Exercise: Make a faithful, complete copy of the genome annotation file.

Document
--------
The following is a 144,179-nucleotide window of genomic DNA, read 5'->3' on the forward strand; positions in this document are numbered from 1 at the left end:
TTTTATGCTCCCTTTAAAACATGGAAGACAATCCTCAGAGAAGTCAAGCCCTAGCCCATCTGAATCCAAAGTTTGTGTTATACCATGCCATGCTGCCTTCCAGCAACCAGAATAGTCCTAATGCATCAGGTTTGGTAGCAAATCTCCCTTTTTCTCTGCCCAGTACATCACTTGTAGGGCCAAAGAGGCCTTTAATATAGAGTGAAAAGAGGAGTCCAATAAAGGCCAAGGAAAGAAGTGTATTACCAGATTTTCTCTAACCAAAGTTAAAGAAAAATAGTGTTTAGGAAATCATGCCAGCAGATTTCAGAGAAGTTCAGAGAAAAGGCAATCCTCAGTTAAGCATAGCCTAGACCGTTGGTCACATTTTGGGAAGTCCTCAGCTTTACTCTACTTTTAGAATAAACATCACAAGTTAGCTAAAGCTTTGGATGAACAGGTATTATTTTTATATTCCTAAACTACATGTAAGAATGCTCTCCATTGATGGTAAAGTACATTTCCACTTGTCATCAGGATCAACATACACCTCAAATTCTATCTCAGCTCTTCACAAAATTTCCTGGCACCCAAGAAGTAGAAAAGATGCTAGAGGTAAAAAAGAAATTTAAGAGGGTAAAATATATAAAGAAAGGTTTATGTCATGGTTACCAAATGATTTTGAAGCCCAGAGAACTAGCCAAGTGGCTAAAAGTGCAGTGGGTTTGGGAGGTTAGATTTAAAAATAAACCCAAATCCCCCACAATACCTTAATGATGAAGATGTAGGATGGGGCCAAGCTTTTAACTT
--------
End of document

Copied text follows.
The following is a 144,179-nucleotide window of genomic DNA, read 5'->3' on the forward strand; positions in this document are numbered from 1 at the left end:
TTTTATGCTCCCTTTAAAACATGGAAGACAATCCTCAGAGAAGTCAAGCCCTAGCCCATCTGAATCCAAAGTTTGTGTTATACCATGCCATGCTGCCTTCCAGCAACCAGAATAGTCCTAATGCATCAGGTTTGGTAGCAAATCTCCCTTTTTCTCTGCCCAGTACATCACTTGTAGGGCCAAAGAGGCCTTTAATATAGAGTGAAAAGAGGAGTCCAATAAAGGCCAAGGAAAGAAGTGTATTACCAGATTTTCTCTAACCAAAGTTAAAGAAAAATAGTGTTTAGGAAATCATGCCAGCAGATTTCAGAGAAGTTCAGAGAAAAGGCAATCCTCAGTTAAGCATAGCCTAGACCGTTGGTCACATTTTGGGAAGTCCTCAGCTTTACTCTACTTTTAGAATAAACATCACAAGTTAGCTAAAGCTTTGGATGAACAGGTATTATTTTTATATTCCTAAACTACATGTAAGAATGCTCTCCATTGATGGTAAAGTACATTTCCACTTGTCATCAGGATCAACATACACCTCAAATTCTATCTCAGCTCTTCACAAAATTTCCTGGCACCCAAGAAGTAGAAAAGATGCTAGAGGTAAAAAAGAAATTTAAGAGGGTAAAATATATAAAGAAAGGTTTATGTCATGGTTACCAAATGATTTTGAAGCCCAGAGAACTAGCCAAGTGGCTAAAAGTGCAGTGGGTTTGGGAGGTTAGATTTAAAAATAAACCCAAATCCCCCACAATACCTTAATGATGAAGATGTAGGATGGGGCCAAGCTTTTAACTT